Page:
Wild yam for contraception
Although the original form of the birth control pill would have been unthinkable without wild yam, the contraceptive effect of the root is based on a completely different mechanism than that of the pill.
Diosgenin is also highly unlikely to be the only substance in Wild Yam that has a contraceptive effect – if at all. Much more likely is an interaction of different ingredients that you don’t even know all of.
Because scientists are still arguing about whether the human organism is able to convert diosgenin from wild yam into progesterone or not – and diosgenin alone does not prevent it.
So you don’t know what exactly could prevent the wild yam root. However, the following mechanism is suspected: wild yam ensures the formation of a natural protective mucus in the cervix, on which the sperm slip and can no longer reach the egg cell.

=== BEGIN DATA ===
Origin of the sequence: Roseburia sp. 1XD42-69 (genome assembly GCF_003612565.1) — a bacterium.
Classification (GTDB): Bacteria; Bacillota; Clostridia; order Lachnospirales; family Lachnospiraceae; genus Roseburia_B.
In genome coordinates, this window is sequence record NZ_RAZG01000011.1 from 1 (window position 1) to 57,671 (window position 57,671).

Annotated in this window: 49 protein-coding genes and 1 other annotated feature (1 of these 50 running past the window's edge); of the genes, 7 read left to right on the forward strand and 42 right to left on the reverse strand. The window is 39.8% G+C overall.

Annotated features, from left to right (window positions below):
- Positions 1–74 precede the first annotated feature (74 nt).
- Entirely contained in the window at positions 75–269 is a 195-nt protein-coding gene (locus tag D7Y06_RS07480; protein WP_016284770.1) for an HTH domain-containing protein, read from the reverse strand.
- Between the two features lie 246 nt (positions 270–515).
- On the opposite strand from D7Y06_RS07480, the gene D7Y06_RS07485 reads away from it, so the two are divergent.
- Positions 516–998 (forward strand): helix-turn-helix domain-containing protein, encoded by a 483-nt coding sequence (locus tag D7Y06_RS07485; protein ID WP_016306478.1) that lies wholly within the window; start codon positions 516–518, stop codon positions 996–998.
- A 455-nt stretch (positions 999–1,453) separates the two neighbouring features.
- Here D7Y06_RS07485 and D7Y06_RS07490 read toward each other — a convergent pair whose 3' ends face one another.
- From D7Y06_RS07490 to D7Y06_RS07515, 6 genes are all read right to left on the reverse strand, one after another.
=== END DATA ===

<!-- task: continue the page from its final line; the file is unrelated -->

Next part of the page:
The contraceptive pill, on the other hand, changes the hormone balance in such a way that ovulation does not occur in the first place and the fallopian tubes are paralyzed, which of course is not the case with wild yams.
Prerequisites for the preventive effect of wild yam
In order for Wild Yam to actually be a contraceptive, it is said that certain conditions have to be met. First of all, you have to be very patient. Because the contraceptive effect should only develop after about 6 to 12 months if taken daily – especially in very young women.
Although it is said in some places that the contraceptive effect already occurs after 9 weeks because the protective mucus has built up by then, reports of experience (the baby came despite Wild Yam) show that this is not always the case.